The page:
For example, Karl Rove wrote in a Wall Street Journal editorial last week,
"The growth of public- employee unions has paid off handsomely for some. The BLS reports the average annual wage for a state-government employee is now $48,742, but $45,155 for a worker in the private sector. What's more, the Bureau says the cost of benefits for state and local government workers has risen 50% more than those for private-sector employees since 2001."
In another Journal editorial in that same edition, Andrew Biggs and Jason Richwine refuted "a study released last October by the Center on Wage and Employment Dynamics at the
In their piece, they identified and corrected numerous errors in the Berkeley study,
"But our research shows that the study underestimates what public workers receive from pensions and retiree health programs. It also doesn't account for the value of job security in government employment. Once these are noted, the balance tilts clearly in favor of public workers.
The first error in the Berkeley study concerns defined-benefit pension plans. The study erroneously conflated what governments pay into defined-benefit plans with what workers will eventually receive in retirement. So if governments contribute 10% of employee pay to defined-benefit pensions while private employers contribute 10% to 401(k)-type pensions, these studies conclude that pension compensation is equal.
But here's the problem: State and local pensions effectively guarantee employees an 8% return on both their contributions and those made by their employer. By contrast, a private-sector employee with a 401(k) can achieve a guaranteed return of only around 4% by investing in U.S. Treasury securities. Most economists believe governments are foolish to base their funding decisions on the assumption of high investment returns, but the benefits for public employees are guaranteed in any case.
Over a career, the difference between a 4% and 8% return is significant. Using data from California's major pension funds, we calculate that the higher implicit return on public pensions increases the compensation of California's government workers by around 4%.
The Berkeley study's second error is the omission of retiree health benefits. Private workers retire later and relatively few receive retiree health coverage. For those who do, eligibility has been tightened and premiums increased. But almost 90% of state and local governments offer retiree health benefits to employees. They generally retire in their 50s, at which point the government often pays most of their costs, including Medicare premiums and deductibles.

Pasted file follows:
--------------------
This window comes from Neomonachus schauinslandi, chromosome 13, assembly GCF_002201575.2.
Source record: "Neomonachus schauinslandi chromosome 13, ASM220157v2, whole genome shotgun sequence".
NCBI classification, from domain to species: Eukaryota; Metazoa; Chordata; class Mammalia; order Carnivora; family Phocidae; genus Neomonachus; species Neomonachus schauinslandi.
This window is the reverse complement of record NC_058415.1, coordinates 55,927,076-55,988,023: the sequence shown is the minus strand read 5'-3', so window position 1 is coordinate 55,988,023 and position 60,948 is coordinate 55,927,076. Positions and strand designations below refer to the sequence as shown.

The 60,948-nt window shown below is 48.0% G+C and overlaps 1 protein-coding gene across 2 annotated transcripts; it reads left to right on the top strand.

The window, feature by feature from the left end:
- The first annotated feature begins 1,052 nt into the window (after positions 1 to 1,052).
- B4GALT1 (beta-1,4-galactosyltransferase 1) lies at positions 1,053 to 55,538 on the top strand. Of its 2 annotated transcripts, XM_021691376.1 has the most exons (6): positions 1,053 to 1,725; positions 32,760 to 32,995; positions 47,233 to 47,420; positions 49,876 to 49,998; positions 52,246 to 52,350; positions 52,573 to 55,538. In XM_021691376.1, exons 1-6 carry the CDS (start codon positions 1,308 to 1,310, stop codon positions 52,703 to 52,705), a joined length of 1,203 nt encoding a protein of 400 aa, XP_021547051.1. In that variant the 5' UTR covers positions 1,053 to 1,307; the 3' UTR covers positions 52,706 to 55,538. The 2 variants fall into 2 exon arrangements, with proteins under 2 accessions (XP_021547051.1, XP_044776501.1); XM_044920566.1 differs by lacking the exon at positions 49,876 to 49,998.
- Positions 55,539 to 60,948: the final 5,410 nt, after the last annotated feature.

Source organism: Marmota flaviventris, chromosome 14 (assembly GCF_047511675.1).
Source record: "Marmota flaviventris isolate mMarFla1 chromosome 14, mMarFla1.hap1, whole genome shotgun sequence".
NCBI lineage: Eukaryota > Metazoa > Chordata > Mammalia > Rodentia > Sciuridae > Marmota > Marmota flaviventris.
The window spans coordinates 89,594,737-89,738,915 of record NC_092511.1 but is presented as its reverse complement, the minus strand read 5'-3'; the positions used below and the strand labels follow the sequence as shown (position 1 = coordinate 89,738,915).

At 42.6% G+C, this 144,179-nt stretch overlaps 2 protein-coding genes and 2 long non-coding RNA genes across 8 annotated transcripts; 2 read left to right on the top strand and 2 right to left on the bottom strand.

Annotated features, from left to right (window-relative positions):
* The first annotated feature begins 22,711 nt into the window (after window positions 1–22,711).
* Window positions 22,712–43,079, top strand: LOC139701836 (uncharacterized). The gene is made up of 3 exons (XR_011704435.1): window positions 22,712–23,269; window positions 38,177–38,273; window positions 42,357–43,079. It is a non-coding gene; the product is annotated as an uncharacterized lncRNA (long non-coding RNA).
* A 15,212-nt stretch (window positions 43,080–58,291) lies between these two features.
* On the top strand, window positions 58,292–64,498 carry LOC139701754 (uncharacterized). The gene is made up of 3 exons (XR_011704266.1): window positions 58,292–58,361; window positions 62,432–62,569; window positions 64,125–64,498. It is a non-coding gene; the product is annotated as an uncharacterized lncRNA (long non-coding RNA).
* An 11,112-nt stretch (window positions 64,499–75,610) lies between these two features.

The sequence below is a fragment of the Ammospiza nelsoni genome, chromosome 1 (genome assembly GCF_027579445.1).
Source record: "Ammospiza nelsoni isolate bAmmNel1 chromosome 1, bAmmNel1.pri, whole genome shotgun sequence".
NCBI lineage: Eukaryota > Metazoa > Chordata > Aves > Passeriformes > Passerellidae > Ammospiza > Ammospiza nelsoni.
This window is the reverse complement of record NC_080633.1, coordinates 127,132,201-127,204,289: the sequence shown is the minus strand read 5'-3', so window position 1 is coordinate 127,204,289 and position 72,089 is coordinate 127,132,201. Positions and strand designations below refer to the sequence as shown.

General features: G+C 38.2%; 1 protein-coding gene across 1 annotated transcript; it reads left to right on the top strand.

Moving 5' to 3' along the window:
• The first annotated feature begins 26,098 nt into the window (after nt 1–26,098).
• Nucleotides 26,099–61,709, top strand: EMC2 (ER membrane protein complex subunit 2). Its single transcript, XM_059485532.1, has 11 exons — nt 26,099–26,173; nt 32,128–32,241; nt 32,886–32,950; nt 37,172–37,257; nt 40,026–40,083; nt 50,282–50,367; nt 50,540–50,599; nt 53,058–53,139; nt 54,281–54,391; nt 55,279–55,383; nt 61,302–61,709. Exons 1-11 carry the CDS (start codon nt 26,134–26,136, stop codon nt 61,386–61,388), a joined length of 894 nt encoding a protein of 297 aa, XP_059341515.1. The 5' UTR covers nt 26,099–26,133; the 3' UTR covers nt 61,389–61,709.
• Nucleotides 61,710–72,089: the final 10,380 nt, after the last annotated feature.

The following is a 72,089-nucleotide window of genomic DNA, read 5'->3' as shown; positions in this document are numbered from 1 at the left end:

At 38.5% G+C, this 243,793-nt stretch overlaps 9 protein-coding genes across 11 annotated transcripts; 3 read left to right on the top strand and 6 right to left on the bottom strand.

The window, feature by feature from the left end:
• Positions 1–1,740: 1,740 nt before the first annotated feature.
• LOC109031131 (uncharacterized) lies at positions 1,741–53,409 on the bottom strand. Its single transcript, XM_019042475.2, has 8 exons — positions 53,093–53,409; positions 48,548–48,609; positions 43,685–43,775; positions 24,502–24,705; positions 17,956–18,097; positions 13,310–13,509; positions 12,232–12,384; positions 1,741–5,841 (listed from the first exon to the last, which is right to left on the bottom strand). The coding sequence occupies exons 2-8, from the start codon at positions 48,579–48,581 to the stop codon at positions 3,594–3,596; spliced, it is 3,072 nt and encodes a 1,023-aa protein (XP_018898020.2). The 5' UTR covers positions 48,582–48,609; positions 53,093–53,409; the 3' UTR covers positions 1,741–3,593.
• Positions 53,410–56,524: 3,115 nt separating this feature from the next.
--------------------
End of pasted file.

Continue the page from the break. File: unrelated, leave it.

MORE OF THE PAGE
State actuarial reports show the annual cost of California retiree health benefits could top 8% of total compensation. Thus an accurate accounting of pension and retiree health benefits shows that public employees in California are paid about 15% more than individuals working for large private firms (accounting for age, education, etc.).
Another major benefit of public employment is job security. The Bureau of Labor Statistics reports that, on average, a private worker has about a 20% chance of being fired or laid off in a given year. In state and local government, the discharge rate is only about 6%—and several studies have found that public employees are more risk-averse than other workers, meaning they place particular value on job security. We estimate that government job security is equivalent to about a 15% increase in compensation.
Overall, our research suggests that government workers in California are compensated up to 30% more generously than are similar employees in large private firms. And the California experience is similar to that of other large states with powerful public unions. Elected officials are right to reassess public worker compensation as they try to close their budget deficits."
I've highlighted the crucial passages summing up the extra earnings of the California public sector workers in blue. The total is eye-popping, isn't it? An extra 30% compensation, and job security, too.
I believe if more of Wisconsin's, and the nation's voters understood these financial comparisons between public and private sector workers' total compensations, no state would continue to allow collective bargaining for the former. And compensations for those public sector workers would begin to be linked to private sector averages.